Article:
José Castro Caldas Creates an Experimental Home for Architecture

This funky property can be found in the city of Lisbon in Portugal. It’s been created by, and for architect José Castro Caldas as an experimental home/office in which he can further his craft.


The project was completed in 2017, and has been aptly named “House Office”. It saw the overhauling of a modest residence into a bright, and colorful home that plays with the use of wood.



House Office contains a total of 430.56-square-feet (40-square-meters). This space has been divided up into a series of small, function-specific rooms. The most striking feature of the redesign, is in the use of OSB sheets. They’re used throughout the property, forming cupboard doors and cabinetry pieces.



From the architect: “In order to continue exploring the interlude between Architecture and woodcraft – in which the Architect builds his own work, I arranged this 40 m2 studio. An opportunity to study/test within this space that would become my home/office and set up a laboratory of architecture.”


According to Caldas, there are three main zones in the home: social, work and private. The social spaces include the living and dining areas, the work zone refers to the central studio, and the private spaces are composed of the bedroom and bathroom. Aside from the brightly colored furniture pieces, the home is stripped back to its bare essentials – a rough concrete floor and plain white walls.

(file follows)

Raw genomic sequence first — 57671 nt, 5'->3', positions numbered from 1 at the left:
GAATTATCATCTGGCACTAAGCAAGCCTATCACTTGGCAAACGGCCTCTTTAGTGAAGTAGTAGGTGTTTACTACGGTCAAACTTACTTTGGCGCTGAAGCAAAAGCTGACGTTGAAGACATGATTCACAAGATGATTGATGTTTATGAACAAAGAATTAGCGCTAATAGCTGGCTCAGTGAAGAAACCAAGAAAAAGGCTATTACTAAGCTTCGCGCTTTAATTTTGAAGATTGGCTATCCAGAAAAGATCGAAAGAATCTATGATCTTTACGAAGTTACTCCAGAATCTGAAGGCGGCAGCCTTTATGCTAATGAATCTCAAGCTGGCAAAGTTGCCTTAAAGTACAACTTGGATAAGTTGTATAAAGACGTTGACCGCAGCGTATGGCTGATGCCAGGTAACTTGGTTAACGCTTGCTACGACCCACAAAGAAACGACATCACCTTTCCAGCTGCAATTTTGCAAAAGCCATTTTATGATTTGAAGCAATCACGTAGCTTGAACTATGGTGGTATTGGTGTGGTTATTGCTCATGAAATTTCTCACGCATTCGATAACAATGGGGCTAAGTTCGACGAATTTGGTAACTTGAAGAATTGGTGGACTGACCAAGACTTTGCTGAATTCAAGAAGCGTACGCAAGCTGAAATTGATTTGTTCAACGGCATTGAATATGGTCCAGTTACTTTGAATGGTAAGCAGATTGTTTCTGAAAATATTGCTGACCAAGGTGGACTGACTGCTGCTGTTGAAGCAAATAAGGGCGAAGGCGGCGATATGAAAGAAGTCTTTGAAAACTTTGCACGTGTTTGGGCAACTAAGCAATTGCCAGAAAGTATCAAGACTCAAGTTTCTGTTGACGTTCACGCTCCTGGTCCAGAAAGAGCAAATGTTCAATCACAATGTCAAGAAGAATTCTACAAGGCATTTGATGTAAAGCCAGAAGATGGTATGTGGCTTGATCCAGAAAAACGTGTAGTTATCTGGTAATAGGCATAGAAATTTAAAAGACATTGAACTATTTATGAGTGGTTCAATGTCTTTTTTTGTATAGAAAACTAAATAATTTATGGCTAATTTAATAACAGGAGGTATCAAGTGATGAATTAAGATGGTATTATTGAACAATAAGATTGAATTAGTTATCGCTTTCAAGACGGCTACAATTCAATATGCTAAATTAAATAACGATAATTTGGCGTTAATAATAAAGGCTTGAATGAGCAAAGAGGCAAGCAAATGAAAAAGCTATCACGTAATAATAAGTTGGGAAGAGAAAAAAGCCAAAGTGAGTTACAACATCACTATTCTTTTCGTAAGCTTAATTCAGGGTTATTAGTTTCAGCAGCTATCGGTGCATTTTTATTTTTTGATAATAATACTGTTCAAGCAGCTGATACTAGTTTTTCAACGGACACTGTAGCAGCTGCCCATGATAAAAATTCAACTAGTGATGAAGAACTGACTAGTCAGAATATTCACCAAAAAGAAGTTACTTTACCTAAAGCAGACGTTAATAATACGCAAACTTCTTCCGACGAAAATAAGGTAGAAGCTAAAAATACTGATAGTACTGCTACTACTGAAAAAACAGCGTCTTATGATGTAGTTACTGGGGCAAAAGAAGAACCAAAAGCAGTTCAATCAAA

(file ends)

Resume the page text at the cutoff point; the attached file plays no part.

The entrance leads directly into the kitchen/dining room. It’s a simple space kitted out with the basics; a cooktop, sink, and plenty of storage. Beyond this, you enter the architecture studio. It’s centrally placed, and allocated the most space of all the apartment’s rooms. The final portion of the floor plan is dedicated to the bedroom, and a small living room.



From the architect: “Until I move from this space, the work will continue. For now there are still things added, but there seems to be less and less needed. It may be that I go through a phase of altering things that worked less well, needing an update but for the time being I have not yet uncovered them, the space is quite comfortable, but it may not survive the continued will to experiment.”

For more apartments check out this restoration project from Barcelona by the firm A53. Or, Allaround Lab’s historical apartment renovation that fuses old and new. See all apartments.

Photos © Mercês Tomaz Gomes

Niall Burke

Structural engineer by day, tiny house designer by night. Niall has a keen interest in small spaces, green design, and sustainability. He started developing Humble Homes while studying for his masters degree in engineering. He is the founder and managing editor of Humble Homes.

1 Comment
  1. Interesting design. I wonder if the architect knows how sad that expanse of unfinished OSB panels will look in a year or two? In the meantime it does have that certain caché of looking like a packing crate.